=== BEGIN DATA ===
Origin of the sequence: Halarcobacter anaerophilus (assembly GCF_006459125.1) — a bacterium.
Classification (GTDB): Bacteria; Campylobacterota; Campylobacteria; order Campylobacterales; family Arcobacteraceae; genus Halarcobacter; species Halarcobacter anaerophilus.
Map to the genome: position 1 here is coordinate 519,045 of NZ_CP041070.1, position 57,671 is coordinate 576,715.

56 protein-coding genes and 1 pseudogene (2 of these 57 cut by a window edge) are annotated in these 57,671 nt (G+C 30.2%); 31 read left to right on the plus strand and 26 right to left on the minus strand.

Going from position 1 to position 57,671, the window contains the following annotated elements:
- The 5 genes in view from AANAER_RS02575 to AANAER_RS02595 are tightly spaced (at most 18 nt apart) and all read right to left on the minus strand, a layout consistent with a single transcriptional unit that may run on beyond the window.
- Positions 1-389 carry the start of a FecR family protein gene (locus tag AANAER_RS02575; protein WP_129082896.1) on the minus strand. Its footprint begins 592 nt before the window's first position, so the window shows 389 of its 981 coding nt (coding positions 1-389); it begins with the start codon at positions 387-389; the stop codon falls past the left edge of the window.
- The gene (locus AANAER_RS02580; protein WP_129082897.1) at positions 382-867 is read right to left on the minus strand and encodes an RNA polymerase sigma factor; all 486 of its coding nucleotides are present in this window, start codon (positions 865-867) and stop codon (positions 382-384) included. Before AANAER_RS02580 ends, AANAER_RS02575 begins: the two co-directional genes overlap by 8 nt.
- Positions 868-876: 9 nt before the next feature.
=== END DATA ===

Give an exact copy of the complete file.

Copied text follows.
Origin of the sequence: Halarcobacter anaerophilus (assembly GCF_006459125.1) — a bacterium.
Classification (GTDB): Bacteria; Campylobacterota; Campylobacteria; order Campylobacterales; family Arcobacteraceae; genus Halarcobacter; species Halarcobacter anaerophilus.
Map to the genome: position 1 here is coordinate 519,045 of NZ_CP041070.1, position 57,671 is coordinate 576,715.

56 protein-coding genes and 1 pseudogene (2 of these 57 cut by a window edge) are annotated in these 57,671 nt (G+C 30.2%); 31 read left to right on the plus strand and 26 right to left on the minus strand.

Going from position 1 to position 57,671, the window contains the following annotated elements:
- The 5 genes in view from AANAER_RS02575 to AANAER_RS02595 are tightly spaced (at most 18 nt apart) and all read right to left on the minus strand, a layout consistent with a single transcriptional unit that may run on beyond the window.
- Positions 1-389 carry the start of a FecR family protein gene (locus tag AANAER_RS02575; protein WP_129082896.1) on the minus strand. Its footprint begins 592 nt before the window's first position, so the window shows 389 of its 981 coding nt (coding positions 1-389); it begins with the start codon at positions 387-389; the stop codon falls past the left edge of the window.
- The gene (locus AANAER_RS02580; protein WP_129082897.1) at positions 382-867 is read right to left on the minus strand and encodes an RNA polymerase sigma factor; all 486 of its coding nucleotides are present in this window, start codon (positions 865-867) and stop codon (positions 382-384) included. Before AANAER_RS02580 ends, AANAER_RS02575 begins: the two co-directional genes overlap by 8 nt.
- Positions 868-876: 9 nt before the next feature.